How much technology in physical retail is desirable—and how much is too much? Perhaps surprisingly, despite their differences in the use of retail tech, both sexes agree where the line should be drawn. While technology has a place in the store, it needs to enhance—not distract from—the immersive experience of being in the physical location.
Retail analytics and omnichannel engagement firm Euclid Analytics recently revealed the results of its Evolution of Retail, 2017 Men v. Women Shopper Report, which evaluates the differences between male and female shopping behavior. The commissioned survey polled over 1,500 consumers from the U.S., and found that while there are differences in mobile engagement between men and women, both groups show a lack of interest in a store run solely by technology.
Mobile plays a central role in brick-and-mortar visits. But once a shopper enters the physical store, they are not looking for a tech-first experience. They want a break—an immersive, sensory experience that still incorporates human interaction at its core.
The study reveals some of the consumer experiences that men tend to gravitate toward versus women and identifies the key aspects of the retail experience that create lasting impressions on each demographic.
Key findings from the survey:
Women are more engaged on mobile while shopping
Thirty-seven percent of women text or chat with friends and family about buying options (v. 24 percent of men); 41 percent of women look up email promotions (v. 27 percent of men); and 42 percent of women take pictures of products to remember it for later (v. 30 percent of men).
Women value in-store shopping to confirm fit and style
Sixty-five percent of women shop in-store because of the ability to easily try on clothes and for tailored recommendations (v. 55 percent of men).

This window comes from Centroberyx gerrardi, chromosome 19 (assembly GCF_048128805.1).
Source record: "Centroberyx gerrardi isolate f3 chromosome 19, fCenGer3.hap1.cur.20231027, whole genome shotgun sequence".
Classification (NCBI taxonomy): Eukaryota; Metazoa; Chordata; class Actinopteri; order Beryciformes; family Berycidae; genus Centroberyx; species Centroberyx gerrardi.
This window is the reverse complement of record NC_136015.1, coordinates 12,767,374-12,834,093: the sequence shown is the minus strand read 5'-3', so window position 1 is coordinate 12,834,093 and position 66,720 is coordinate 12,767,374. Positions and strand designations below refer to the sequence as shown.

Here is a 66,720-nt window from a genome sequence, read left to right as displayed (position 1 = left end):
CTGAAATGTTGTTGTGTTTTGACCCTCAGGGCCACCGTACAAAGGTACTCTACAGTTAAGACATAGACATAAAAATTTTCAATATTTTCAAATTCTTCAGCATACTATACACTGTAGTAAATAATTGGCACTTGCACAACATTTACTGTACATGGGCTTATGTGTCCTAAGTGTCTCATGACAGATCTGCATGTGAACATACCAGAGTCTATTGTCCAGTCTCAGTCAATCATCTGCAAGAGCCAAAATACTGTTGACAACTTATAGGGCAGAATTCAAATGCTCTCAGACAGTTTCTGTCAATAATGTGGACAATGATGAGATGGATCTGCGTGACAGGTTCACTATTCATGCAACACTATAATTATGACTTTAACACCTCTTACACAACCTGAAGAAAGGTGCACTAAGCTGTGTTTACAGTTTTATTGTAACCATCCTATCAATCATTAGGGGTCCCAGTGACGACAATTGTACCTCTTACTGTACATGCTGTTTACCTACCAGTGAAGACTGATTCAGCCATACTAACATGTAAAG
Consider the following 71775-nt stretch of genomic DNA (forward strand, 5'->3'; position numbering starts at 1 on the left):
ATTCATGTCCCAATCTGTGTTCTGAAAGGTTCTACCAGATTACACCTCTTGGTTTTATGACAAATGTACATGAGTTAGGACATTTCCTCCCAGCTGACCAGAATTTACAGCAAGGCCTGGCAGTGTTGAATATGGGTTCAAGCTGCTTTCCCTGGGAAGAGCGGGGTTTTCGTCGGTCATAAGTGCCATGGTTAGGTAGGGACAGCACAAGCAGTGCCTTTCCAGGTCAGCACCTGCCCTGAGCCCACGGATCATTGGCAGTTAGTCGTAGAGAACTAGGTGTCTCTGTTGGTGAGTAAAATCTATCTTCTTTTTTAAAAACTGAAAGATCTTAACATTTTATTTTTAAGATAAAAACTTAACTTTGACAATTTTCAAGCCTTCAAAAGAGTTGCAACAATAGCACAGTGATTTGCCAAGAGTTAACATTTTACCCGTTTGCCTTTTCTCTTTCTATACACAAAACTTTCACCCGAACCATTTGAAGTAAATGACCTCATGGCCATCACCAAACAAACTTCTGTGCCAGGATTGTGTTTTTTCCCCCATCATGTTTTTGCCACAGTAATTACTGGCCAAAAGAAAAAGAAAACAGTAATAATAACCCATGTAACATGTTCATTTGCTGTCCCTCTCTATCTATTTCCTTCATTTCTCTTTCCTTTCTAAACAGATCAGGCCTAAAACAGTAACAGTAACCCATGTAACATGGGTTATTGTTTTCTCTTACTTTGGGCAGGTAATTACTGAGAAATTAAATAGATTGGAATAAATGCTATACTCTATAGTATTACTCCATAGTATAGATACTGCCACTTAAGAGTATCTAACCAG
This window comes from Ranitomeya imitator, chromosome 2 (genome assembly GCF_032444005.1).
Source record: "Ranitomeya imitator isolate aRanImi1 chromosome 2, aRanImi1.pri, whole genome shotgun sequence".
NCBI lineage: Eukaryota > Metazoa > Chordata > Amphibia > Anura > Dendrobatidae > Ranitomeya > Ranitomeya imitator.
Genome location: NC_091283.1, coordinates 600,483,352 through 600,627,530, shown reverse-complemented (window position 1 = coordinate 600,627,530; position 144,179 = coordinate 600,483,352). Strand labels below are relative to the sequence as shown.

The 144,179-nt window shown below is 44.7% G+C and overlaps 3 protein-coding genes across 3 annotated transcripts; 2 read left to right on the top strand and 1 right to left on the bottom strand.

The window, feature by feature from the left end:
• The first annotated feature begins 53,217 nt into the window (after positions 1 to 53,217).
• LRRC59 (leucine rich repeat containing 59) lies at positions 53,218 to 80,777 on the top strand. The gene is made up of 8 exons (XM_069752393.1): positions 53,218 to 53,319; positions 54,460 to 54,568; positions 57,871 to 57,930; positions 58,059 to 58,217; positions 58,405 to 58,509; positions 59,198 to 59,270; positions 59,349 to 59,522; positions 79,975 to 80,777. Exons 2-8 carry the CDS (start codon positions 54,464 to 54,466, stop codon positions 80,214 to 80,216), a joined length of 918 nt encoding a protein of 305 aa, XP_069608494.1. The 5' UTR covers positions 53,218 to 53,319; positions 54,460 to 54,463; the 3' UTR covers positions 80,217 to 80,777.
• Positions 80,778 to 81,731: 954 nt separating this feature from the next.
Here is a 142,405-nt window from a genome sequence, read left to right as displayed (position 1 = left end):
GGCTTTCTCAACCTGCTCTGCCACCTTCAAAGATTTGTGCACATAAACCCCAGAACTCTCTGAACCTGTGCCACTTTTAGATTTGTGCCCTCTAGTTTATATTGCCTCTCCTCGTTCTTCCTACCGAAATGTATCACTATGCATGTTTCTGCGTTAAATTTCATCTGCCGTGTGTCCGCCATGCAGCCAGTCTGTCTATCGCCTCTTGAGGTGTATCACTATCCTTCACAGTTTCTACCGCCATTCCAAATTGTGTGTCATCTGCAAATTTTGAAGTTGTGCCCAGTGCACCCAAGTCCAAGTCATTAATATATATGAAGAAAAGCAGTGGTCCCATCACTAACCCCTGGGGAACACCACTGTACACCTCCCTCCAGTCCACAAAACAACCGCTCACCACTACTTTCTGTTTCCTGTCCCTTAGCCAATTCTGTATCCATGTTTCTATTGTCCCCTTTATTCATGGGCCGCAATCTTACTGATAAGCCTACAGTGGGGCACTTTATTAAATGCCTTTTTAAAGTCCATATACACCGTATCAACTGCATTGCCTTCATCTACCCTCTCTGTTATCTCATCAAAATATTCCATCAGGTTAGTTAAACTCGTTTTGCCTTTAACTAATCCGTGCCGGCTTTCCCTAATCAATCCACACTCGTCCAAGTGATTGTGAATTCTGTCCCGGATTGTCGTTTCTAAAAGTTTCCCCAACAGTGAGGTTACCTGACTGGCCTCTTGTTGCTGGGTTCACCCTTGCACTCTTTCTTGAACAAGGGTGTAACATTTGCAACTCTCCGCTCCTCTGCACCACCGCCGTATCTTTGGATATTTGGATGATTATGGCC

Men seek human interaction in-store
Seventy-three percent of men always or frequently interact with sales associate at retail stores, v. 65 percent of women. 28 percent of men consider lack of responsiveness from an associate their biggest pet peeve when shopping in-store (v. 23 percent of women).
Both groups not ready for Amazon Go
Less than half of both genders (41 percent of men, 46 percent of women) would be interested in visiting a purely technology-operated store.
“Our study underscores that, despite technology’s increasing role in physical stores, customers still enjoy personalized human interactions while shopping,” said Brent Franson, CEO of Euclid Analytics, in a news release. “Ultimately, retailers that thrive will use data to inform immersive, tailored experiences for their physical locations—harvesting a deeper understanding of all their customers, and delivering tailored, cohesive experiences across both digital and physical platforms with human interactions at the core.”